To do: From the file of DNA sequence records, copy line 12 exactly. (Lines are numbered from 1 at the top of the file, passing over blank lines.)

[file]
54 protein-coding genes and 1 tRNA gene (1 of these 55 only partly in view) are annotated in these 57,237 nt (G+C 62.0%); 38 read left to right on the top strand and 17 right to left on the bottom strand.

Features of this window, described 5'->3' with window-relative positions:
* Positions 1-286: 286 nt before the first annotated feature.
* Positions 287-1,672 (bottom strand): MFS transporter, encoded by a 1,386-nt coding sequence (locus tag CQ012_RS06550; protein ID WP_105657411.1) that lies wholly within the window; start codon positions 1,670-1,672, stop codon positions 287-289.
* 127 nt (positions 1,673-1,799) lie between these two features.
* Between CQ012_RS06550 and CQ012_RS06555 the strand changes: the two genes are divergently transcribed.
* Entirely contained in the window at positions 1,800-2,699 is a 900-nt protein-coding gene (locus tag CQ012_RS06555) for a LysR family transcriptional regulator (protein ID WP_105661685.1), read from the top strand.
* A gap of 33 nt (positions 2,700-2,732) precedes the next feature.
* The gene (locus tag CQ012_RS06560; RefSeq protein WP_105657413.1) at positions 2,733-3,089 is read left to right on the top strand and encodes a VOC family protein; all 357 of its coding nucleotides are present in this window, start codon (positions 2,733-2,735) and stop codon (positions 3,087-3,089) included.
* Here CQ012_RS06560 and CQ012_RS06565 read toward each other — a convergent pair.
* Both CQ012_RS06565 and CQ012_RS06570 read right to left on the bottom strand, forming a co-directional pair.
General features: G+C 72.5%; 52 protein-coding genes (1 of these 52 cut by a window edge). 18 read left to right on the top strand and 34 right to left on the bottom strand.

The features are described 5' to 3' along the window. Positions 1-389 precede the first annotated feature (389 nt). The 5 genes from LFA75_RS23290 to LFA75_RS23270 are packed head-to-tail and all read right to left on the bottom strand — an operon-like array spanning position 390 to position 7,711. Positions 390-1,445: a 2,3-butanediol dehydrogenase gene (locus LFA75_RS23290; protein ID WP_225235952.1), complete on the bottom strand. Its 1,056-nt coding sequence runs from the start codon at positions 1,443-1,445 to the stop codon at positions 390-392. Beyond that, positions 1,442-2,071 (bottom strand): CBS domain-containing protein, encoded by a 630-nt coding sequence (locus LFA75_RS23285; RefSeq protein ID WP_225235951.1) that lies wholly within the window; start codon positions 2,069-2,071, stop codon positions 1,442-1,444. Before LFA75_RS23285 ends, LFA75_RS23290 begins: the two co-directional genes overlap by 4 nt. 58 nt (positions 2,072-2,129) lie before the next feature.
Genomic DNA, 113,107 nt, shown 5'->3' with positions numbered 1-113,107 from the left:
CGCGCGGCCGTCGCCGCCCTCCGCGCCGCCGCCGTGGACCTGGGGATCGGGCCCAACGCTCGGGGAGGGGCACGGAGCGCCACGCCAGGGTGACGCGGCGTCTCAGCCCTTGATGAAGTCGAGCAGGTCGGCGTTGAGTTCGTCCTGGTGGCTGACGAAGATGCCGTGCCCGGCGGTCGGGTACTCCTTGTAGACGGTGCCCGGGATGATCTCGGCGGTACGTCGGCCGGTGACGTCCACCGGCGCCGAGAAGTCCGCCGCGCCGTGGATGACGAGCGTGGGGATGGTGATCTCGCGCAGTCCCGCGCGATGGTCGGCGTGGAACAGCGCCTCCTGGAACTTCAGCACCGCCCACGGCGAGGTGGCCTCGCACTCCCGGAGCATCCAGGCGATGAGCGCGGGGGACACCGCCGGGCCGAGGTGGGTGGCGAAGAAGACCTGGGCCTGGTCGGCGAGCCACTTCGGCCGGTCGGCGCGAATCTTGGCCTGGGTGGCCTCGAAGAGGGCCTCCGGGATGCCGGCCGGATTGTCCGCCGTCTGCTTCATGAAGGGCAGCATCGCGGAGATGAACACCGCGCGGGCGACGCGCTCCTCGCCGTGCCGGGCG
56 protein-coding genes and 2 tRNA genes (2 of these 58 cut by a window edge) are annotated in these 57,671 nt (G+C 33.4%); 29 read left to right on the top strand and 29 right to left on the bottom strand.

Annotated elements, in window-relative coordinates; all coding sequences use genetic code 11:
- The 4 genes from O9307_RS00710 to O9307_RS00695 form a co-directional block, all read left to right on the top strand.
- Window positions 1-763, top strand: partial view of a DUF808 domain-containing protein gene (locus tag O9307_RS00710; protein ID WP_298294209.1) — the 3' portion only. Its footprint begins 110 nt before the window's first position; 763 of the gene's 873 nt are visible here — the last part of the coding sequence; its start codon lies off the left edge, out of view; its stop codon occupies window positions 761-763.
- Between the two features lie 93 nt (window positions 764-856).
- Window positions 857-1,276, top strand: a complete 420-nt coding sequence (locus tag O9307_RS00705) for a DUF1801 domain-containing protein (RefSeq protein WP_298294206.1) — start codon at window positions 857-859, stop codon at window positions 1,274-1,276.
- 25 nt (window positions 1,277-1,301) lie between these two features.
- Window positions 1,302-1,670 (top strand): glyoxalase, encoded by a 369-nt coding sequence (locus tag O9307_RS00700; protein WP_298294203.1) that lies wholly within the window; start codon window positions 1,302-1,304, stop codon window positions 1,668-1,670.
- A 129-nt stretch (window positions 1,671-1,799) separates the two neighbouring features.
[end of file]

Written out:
General features: G+C 72.5%; 52 protein-coding genes (1 of these 52 cut by a window edge). 18 read left to right on the top strand and 34 right to left on the bottom strand.